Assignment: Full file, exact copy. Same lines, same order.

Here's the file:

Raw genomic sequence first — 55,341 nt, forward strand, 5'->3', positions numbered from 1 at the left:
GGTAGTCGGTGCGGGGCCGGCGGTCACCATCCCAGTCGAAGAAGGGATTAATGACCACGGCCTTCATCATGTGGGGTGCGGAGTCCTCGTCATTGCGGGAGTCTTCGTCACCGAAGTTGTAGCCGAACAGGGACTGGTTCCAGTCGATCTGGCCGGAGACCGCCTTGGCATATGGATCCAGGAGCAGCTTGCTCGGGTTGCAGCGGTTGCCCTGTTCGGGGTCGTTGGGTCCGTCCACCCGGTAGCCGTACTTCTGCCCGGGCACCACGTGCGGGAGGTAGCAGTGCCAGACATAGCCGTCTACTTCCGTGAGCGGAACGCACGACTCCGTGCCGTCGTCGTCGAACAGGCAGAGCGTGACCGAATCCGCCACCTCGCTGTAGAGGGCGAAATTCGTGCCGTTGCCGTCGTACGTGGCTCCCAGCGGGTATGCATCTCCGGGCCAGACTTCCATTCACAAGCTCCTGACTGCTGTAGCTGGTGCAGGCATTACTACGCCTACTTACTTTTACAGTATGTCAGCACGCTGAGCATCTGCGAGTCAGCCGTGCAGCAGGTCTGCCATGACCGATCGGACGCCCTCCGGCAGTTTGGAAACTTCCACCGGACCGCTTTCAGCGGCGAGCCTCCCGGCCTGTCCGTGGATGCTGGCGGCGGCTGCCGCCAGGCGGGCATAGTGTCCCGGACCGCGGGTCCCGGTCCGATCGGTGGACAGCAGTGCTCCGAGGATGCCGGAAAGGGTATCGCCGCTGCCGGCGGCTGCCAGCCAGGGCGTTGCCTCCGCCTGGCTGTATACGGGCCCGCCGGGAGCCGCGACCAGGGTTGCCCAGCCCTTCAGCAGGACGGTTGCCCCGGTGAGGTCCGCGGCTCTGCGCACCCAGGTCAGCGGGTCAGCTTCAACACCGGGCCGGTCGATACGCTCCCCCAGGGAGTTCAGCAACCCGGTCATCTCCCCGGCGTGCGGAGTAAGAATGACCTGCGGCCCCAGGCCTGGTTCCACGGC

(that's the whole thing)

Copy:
Raw genomic sequence first — 55,341 nt, forward strand, 5'->3', positions numbered from 1 at the left:
GGTAGTCGGTGCGGGGCCGGCGGTCACCATCCCAGTCGAAGAAGGGATTAATGACCACGGCCTTCATCATGTGGGGTGCGGAGTCCTCGTCATTGCGGGAGTCTTCGTCACCGAAGTTGTAGCCGAACAGGGACTGGTTCCAGTCGATCTGGCCGGAGACCGCCTTGGCATATGGATCCAGGAGCAGCTTGCTCGGGTTGCAGCGGTTGCCCTGTTCGGGGTCGTTGGGTCCGTCCACCCGGTAGCCGTACTTCTGCCCGGGCACCACGTGCGGGAGGTAGCAGTGCCAGACATAGCCGTCTACTTCCGTGAGCGGAACGCACGACTCCGTGCCGTCGTCGTCGAACAGGCAGAGCGTGACCGAATCCGCCACCTCGCTGTAGAGGGCGAAATTCGTGCCGTTGCCGTCGTACGTGGCTCCCAGCGGGTATGCATCTCCGGGCCAGACTTCCATTCACAAGCTCCTGACTGCTGTAGCTGGTGCAGGCATTACTACGCCTACTTACTTTTACAGTATGTCAGCACGCTGAGCATCTGCGAGTCAGCCGTGCAGCAGGTCTGCCATGACCGATCGGACGCCCTCCGGCAGTTTGGAAACTTCCACCGGACCGCTTTCAGCGGCGAGCCTCCCGGCCTGTCCGTGGATGCTGGCGGCGGCTGCCGCCAGGCGGGCATAGTGTCCCGGACCGCGGGTCCCGGTCCGATCGGTGGACAGCAGTGCTCCGAGGATGCCGGAAAGGGTATCGCCGCTGCCGGCGGCTGCCAGCCAGGGCGTTGCCTCCGCCTGGCTGTATACGGGCCCGCCGGGAGCCGCGACCAGGGTTGCCCAGCCCTTCAGCAGGACGGTTGCCCCGGTGAGGTCCGCGGCTCTGCGCACCCAGGTCAGCGGGTCAGCTTCAACACCGGGCCGGTCGATACGCTCCCCCAGGGAGTTCAGCAACCCGGTCATCTCCCCGGCGTGCGGAGTAAGAATGACCTGCGGCCCCAGGCCTGGTTCCACGGC